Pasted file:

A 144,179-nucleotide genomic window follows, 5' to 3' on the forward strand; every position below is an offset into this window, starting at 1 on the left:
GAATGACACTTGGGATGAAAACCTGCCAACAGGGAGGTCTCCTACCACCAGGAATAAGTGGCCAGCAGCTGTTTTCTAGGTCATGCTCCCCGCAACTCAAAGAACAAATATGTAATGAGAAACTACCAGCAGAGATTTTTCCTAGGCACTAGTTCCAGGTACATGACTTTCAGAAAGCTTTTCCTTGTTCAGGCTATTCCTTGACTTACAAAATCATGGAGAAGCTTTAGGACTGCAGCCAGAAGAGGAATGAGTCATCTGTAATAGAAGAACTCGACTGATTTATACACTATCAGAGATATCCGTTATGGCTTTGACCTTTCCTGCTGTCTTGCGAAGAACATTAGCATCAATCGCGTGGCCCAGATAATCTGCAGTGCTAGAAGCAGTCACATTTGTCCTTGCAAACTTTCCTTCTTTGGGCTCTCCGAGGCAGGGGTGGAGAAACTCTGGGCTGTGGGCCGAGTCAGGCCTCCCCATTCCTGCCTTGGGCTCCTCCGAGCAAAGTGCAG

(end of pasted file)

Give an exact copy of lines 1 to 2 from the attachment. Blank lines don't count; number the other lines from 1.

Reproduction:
A 144,179-nucleotide genomic window follows, 5' to 3' on the forward strand; every position below is an offset into this window, starting at 1 on the left:
GAATGACACTTGGGATGAAAACCTGCCAACAGGGAGGTCTCCTACCACCAGGAATAAGTGGCCAGCAGCTGTTTTCTAGGTCATGCTCCCCGCAACTCAAAGAACAAATATGTAATGAGAAACTACCAGCAGAGATTTTTCCTAGGCACTAGTTCCAGGTACATGACTTTCAGAAAGCTTTTCCTTGTTCAGGCTATTCCTTGACTTACAAAATCATGGAGAAGCTTTAGGACTGCAGCCAGAAGAGGAATGAGTCATCTGTAATAGAAGAACTCGACTGATTTATACACTATCAGAGATATCCGTTATGGCTTTGACCTTTCCTGCTGTCTTGCGAAGAACATTAGCATCAATCGCGTGGCCCAGATAATCTGCAGTGCTAGAAGCAGTCACATTTGTCCTTGCAAACTTTCCTTCTTTGGGCTCTCCGAGGCAGGGGTGGAGAAACTCTGGGCTGTGGGCCGAGTCAGGCCTCCCCATTCCTGCCTTGGGCTCCTCCGAGCAAAGTGCAG